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Camping In France has long been a popular summer activity ! And as a cheap alternative to other types of holiday accommodation, camping has been one of the rare sectors of the French tourist industry that has actually benefited from the economic downturn.
With so much opportunity for camping, France is a camper's paradise, and there are campsites to suit all tastes - from the exclusive up-market sites offering full comfort for caravans and even ready-to-use tents, to the most basic rural campsites offering little more than the essentials. In other words, camping can be a whole range of different experiences, to it is not a bad idea to be able to distinguish the different types of camping that are available in France.
New camping and glampingIn recent years, large numbers of French campsites or all types have moved beyond just offering spaces for campers with their own tent or camping car; they now include a few chalets or mobilehomes, and sometimes other more exotic forms of fixed accommodation including "roulottes" (gypsy caravans, or similar) or yurts, for people who like the idea of camping without the bother of having to set up a tent, or buy or hire a motorhome. On up-market campsites, facilities provided can be quite luxurious, a type of camping known as "glamping".
Not surprisingly the word is now being abused by many campsites that offer pretty basic mobilehome chalet accommodation, which is a long way away from the core meaning of the word glamping, which implies sites that offer just a small number of quality furnished units, set in a spacious natural environment. For a selection of such sites in France see Good-glamping.com.
Compare the differences....
Like hotels, regulated campings or campgrounds are classified according to a star-rating system, from one star to four stars, according to their amenities. Compared to a one-star site, a four-star camping is a very different experience indeed. Prices generally reflect the number of stars, the number of people per pitch, and vary according to the period. The average cost of a night's camping for four in the summer holiday peak season is about 28 Euros.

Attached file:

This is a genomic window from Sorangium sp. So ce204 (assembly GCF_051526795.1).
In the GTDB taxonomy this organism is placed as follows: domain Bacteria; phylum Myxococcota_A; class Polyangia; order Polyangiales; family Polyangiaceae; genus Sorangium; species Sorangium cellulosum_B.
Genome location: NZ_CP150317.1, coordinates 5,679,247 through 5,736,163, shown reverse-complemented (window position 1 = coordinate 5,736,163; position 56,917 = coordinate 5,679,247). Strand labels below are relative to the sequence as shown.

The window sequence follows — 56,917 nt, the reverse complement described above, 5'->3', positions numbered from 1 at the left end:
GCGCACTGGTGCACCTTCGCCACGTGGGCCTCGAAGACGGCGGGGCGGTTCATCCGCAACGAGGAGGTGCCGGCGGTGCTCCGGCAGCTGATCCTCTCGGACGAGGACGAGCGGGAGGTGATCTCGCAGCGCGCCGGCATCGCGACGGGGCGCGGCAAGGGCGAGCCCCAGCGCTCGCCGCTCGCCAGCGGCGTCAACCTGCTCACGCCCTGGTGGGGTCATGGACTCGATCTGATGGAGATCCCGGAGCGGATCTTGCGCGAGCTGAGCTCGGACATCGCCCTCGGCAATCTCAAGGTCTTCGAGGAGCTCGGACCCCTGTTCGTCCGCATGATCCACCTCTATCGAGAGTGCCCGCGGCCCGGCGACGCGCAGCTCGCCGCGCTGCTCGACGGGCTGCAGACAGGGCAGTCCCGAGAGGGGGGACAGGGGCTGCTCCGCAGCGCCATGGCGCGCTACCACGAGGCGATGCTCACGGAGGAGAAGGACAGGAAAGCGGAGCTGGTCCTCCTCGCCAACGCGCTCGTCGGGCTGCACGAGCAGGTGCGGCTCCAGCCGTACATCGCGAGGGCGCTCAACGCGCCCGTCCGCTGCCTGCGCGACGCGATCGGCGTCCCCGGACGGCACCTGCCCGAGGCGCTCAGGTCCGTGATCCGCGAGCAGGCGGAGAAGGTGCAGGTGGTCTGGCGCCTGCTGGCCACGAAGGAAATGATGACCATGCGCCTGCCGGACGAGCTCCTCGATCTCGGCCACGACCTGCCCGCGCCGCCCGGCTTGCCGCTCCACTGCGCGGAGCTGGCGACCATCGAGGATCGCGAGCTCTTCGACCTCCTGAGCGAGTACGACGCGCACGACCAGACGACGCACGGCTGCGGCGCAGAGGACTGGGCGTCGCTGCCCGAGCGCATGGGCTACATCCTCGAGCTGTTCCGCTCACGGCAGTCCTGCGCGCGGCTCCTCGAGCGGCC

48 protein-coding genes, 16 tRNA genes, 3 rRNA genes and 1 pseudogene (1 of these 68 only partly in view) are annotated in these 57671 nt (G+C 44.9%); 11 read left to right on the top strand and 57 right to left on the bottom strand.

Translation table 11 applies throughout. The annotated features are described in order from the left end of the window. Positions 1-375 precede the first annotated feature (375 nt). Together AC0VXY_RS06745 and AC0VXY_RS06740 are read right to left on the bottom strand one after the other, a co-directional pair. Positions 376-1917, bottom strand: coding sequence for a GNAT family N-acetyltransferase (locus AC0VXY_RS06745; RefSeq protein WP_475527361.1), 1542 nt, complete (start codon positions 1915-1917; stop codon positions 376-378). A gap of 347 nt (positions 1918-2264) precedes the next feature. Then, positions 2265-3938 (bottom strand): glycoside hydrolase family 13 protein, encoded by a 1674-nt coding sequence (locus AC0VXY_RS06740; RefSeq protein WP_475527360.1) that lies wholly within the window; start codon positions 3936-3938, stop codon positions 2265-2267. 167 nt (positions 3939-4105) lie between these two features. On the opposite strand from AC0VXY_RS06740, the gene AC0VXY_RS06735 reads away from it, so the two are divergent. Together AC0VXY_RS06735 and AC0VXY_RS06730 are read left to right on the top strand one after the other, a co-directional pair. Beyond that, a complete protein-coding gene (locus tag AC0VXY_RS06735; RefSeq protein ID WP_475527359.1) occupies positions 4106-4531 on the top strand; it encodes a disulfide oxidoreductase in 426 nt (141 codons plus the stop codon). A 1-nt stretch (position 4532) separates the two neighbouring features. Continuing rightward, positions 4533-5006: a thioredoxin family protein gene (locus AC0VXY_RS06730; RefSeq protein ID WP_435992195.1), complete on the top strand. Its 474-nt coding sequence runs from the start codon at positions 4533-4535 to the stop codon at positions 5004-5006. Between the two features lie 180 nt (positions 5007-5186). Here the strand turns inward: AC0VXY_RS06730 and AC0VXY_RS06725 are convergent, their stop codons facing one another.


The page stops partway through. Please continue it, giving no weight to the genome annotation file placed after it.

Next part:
Fixed or mobile accommodations
In recent years, there has been a big move towards campsites catering with a mix of fixed accommodations for hire (chalets, bungalows, fixed caravans), and mobile accommodation (bring your own tent, caravan or camper-van). Most campings cater for tents, caravans or mobile homes (camping cars), though with smaller sites it may be advisable to check caravan access.
There are currently three categories of registered campsites in France:
- "loisirs" (leisure) where over half the pitches are for fixed residential accommodation;
- "tourisme" where over 50% of pitches are for mobile accommodation - tents, caravans, mobile-homes
- "aire naturelle" which are traditional campsites with no chalets or other fixed accommodation. Previously limited to 25 pitches, aires naturelles can now - since 2014 - have up to 30 on an area of at least one hectare. They must have toilets; most have more than just that.
Star ranking of French campsitesAll categories must provide showers, toilets and washing areas – but beyond that there are considerable differences. To help you compare facilities and prices, here are the main features of the different types of campsite in France. They represent the minima required at each level of rating; many campings offer more than the minima.
One star campsites: (about 1500 campsites, many of them small)
Individual shower cabins with cold water (though many have hot), washing area, dish-washing sinks, Pitches of at least 90 m². Prices are very variable, starting from about 8€ per night for a pitch.
Two star campsites: (over 4000 campsites, almost half the total number)
As for one star, plus: Individual shower cubicles with hot water, Individual washbasins, power points for small electrical equipment.